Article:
How often do you challenge your personal leadership skills? Why is this important to your organization? Surveys have shown that great leadership is an invaluable tool in retaining top talent.
What is Leadership?
Leadership involves motivating a group of people to pursue a common goal, or to accomplish a shared task. We frequently think about the coaches of sports teams, the successful ones certainly ‘check the box’ for motivating their teams to win, but in most businesses, it has to go deeper. Being a good leader means that you not only have to ‘talk the talk’, but you’ve got to ‘walk the walk’.
Where does it begin?
Your answer should be, ‘It starts here, with me!” Regardless of your specific industry, serving any contract, and having hopes of renewing the contract, means building your team at all levels. Treat your employees and team members as you’d like to be treated.
Be willing to mentor, take a personal interest in your team members’ careers and help them reach their goals. Try to remember some of the most influential mentors in your life. It could’ve been a parent, uncle, teacher, or a coach, but they demonstrated a true interest in you and your development as a person. They may have intended to motivate you for an initial goal, but their impact extended farther.
Communication is Critical
How do you communicate with your employees or team members? Is it by phone, email, or the old fashion way, looking them in the eye and speaking? It is not only important to establish the correct channel for communication, but also to establish the right frequency. To be effective, communication should be honest and regular, the more predictable, the better for everyone.
Communication means ‘listening’, I was raised as an only child, and believe me, listening didn’t come easy to me. I’ve continued to work on that skillset my entire career. Not only must you listen, you must be an ‘active listener,’ where you demonstrate concern. There is no better way to prove you are listening than to paraphrase their discussion points, showing that you understand, and delivering nonverbal cues, like nodding your head and maintain good eye contact. Ask open-ended questions, and you’ll be surprised at the impact on the individual who is speaking to you. Learn to read the body language of your team members and you’ll be much more successful in motivating them.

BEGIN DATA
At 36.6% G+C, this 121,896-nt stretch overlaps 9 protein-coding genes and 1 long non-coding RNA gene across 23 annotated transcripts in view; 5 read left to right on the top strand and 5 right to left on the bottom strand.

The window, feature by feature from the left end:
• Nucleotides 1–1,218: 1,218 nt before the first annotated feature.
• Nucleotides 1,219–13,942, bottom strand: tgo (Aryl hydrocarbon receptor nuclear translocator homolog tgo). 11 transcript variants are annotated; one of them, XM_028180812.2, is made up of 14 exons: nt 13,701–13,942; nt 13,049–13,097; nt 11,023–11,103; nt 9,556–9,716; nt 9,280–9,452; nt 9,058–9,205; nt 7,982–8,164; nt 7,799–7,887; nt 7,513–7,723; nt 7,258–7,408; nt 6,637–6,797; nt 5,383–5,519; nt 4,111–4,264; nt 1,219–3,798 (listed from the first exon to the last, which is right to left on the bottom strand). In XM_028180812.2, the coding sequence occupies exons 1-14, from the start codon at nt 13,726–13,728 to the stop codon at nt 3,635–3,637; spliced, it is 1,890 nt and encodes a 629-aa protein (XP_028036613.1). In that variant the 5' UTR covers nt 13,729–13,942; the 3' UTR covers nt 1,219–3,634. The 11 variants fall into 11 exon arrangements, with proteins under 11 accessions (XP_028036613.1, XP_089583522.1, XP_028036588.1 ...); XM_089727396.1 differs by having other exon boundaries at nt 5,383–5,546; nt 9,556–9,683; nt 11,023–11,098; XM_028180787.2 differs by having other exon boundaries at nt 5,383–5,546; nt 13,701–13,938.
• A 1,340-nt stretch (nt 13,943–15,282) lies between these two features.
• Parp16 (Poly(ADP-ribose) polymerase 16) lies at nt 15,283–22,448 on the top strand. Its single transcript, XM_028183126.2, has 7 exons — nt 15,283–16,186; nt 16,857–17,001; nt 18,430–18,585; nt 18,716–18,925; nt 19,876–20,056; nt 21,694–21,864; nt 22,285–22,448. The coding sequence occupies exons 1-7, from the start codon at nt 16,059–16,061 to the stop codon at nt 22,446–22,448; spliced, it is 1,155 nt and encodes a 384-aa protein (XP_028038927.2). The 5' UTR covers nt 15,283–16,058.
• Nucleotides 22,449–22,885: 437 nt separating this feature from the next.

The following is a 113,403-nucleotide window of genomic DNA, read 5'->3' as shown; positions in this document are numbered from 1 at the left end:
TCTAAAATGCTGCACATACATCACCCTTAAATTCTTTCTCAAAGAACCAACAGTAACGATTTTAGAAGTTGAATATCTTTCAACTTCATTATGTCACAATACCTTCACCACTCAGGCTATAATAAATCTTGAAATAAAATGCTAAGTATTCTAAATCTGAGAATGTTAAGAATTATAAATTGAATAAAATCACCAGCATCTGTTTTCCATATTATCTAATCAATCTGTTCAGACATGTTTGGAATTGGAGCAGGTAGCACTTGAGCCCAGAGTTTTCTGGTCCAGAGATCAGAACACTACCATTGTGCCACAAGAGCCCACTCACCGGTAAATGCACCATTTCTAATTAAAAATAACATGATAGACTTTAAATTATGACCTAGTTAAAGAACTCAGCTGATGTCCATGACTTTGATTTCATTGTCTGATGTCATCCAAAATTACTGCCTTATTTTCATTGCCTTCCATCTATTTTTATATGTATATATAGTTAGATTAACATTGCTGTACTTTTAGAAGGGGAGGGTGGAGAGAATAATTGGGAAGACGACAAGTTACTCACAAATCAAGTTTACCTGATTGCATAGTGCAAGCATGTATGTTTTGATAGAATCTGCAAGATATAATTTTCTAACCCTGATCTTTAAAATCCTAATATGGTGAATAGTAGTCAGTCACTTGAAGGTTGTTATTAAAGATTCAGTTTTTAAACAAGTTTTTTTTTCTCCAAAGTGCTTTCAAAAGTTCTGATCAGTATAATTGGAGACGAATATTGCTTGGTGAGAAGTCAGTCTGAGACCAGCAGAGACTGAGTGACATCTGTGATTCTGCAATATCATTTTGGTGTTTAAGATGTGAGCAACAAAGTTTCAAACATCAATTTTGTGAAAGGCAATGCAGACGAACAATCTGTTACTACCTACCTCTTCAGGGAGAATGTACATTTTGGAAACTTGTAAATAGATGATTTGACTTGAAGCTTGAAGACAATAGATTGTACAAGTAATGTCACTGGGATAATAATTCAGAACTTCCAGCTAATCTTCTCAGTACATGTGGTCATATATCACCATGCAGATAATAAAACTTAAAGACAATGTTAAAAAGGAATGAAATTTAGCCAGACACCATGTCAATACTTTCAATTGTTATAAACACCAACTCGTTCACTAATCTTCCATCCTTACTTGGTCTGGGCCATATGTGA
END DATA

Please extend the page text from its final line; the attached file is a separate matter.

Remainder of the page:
Remember, every employee is different and they may need motivated differently. I remember my son’s high school football coach speaking to the entire parent group at the beginning of the season. He surprisingly said, “I’m not going to treat all of your boys equally…but I am going to treat each one of them fairly.” That made a lot of sense to me. He had the ability to understand that different people respond differently to the same action. What a great message to share.
Identify the strengths and weaknesses of your team members. Lead by example and demonstrate your soft skills or ‘people skills’ like listening, being flexible and teamwork. Demonstrate emotional intelligence – the ability to understand your own emotions and the emotions of your business associates. You should be open to their concerns and make them feel important.
Good leaders know how to delegate, and they do it well. Remember, when you give responsibility, you also need to give them a measure of accountability; the two go hand in hand. Frequently seek feedback from your mid-level managers and staff below them. Consider rewarding them with time off, bonuses and other extra perks when warranted. Be sure to get to the core of any problems to provide conflict resolution when needed. Don’t be afraid to acknowledge your own weaknesses, surround yourself with those who complement you and make up for your shortfalls.
A lot of research has been done on effective leaders and how they grew their organizations. YHB continues to invest in its leadership team at all levels. If you’d like to hear more about how we promote a culture of working together, or suggestions on how we can help you improve your organization’s efficiency, please contact YHB (Yount, Hyde & Barbour, P.C.) Principal Tom Moler by email at firstname.lastname@example.org by phone at 703-777-7739.